Let me start this review with a warning: If you're after the history of
Asoka, the 300 BC Indian emperor who unified the Indian peninsula and ruled
it according to the teachings of Buddha, then you better read a history
book. If on the other hand you're after a gorgeous epic film, with stunning
scenery, great music and dancing, love, drama, intrigue, betrayal, epic
battles, a gorgeous protagonist and a stunning warrior princess, then this
is the film you're after.
Asoka is a bright and intelligent young prince with one "disability": he's
not his father's favourite to inherit the throne. Obeying his mother's
wish, Asoka travels through the land as a commoner, using the name "Pawan".
On his journeys he meets Kaurwaki, an exiled princess who's now too poor to
even afford some extra clothing. Chemistry is immediate between them
and as it gets hotter Asoka (still "Pawan") decides to return home, claim
the throne, and marry Kaurwaki (I think my mum would describe that as "he
grew up"). While "Pawan" is away Kaurwaki narrowly escapes an attempt on
her and her brother's lives, but the news are distorted when they reach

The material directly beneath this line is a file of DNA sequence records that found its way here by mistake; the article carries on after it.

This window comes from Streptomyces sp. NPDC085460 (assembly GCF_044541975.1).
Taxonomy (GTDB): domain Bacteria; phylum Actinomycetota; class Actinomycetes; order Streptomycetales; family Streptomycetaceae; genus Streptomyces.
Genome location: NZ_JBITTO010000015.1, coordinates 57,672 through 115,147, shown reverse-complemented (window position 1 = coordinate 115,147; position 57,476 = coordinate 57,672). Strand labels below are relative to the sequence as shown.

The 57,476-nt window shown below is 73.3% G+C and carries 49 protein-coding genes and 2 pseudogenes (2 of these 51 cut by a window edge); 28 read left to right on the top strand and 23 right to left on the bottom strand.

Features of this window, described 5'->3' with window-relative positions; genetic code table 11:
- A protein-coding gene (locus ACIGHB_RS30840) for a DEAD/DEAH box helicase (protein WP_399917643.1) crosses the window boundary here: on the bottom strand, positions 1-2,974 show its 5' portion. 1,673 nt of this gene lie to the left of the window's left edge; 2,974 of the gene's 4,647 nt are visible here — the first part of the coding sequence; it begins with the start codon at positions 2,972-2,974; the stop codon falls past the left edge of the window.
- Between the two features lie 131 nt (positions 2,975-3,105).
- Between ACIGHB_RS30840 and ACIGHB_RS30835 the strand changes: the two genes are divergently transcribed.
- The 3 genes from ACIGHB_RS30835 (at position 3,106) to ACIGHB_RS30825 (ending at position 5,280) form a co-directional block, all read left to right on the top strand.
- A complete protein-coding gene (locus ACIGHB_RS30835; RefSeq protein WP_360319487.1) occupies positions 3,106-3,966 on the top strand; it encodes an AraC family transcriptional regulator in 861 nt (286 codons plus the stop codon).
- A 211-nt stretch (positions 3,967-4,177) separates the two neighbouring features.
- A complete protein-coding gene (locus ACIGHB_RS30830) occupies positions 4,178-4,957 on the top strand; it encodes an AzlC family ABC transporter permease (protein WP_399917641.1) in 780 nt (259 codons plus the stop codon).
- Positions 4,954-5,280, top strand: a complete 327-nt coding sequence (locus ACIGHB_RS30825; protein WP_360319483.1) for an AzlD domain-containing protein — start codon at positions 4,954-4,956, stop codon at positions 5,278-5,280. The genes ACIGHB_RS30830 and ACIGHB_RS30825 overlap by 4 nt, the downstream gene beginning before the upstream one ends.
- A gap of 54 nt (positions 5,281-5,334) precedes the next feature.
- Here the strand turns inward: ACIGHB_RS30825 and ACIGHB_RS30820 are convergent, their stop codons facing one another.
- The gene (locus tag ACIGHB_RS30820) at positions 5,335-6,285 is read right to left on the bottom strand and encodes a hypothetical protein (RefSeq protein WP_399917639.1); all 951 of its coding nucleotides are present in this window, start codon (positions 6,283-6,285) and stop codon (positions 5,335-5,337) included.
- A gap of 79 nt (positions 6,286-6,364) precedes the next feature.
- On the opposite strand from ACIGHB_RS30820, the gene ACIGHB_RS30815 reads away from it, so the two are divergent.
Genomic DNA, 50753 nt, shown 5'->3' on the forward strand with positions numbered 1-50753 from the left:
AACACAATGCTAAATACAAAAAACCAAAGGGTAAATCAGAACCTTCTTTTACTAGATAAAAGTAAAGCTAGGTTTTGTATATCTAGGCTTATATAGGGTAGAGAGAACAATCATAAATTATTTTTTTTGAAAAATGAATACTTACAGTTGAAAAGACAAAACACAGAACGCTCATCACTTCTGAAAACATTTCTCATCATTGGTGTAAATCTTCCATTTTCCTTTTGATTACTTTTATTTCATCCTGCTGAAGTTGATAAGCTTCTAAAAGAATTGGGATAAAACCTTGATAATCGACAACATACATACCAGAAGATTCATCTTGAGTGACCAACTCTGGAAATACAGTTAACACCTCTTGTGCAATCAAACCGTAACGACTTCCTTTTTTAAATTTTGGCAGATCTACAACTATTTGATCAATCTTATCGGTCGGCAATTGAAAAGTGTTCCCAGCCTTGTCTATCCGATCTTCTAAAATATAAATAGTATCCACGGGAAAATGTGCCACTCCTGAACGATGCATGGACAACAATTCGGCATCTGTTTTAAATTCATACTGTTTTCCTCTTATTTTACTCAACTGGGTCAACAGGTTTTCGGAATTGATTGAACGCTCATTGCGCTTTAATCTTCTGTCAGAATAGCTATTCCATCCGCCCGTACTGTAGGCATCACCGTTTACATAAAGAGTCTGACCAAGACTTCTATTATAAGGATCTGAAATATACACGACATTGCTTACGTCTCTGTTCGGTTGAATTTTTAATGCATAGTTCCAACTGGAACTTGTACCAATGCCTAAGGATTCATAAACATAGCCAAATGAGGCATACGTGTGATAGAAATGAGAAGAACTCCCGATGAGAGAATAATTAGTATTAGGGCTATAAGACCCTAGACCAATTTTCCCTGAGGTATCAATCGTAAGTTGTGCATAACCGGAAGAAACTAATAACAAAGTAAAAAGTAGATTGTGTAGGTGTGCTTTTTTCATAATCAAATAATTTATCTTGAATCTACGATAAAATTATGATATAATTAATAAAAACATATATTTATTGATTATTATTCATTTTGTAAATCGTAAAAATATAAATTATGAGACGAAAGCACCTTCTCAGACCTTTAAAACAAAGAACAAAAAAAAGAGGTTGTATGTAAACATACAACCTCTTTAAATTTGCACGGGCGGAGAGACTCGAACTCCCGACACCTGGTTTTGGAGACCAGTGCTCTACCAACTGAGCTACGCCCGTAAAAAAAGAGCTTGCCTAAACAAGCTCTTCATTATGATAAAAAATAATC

Asoka who's led to believe that his love is dead. Heartbroken and
devastated Asoka leaves his home again. But his brother wants him dead and
arranges for his assassination. Asoka is saved by Devi, a local Buddhist
girl, who he marries out of sense of duty. Then he returns home where he
survives another attempt, in which his mother is killed. Asoka manages to
handle the situation, but he's been through a lot and has lost the sense of
"measure". He turns into a monster who makes war for the sake of war
itself. Terror and destruction trace Asoka's path, who in the process
destroys himself, as those close to him abandon him the one after the
other. Eventually his steps bring him to the kingdom of Kalinga, where
Kaurwaki has restored her rule. A massive battle follows, without either of
the two lovers knowing that they fight against each other...
This film is simply great. It's both artistic and commercial, incorporating
the strengths of both. We watch how life events change Asoka from a
carefree youth to a sincere lover, a "grown up", a monster... The director
gives a credible picture of the life and customs in ancient India,
carefully abstaining from the oddities that we often see in Hollywood
films. On the other end, the battle of Kalinga is stunning and the fighting
scenes are actually real and not animated as in most recent films. The love
story is charming and you don't really care when it occasionally gets too
naïve. Finally, the director leaves the end open without imposing the one
or the other ending upon the viewer; the film is great and there's no need
to spoil the high emotions built up through it.
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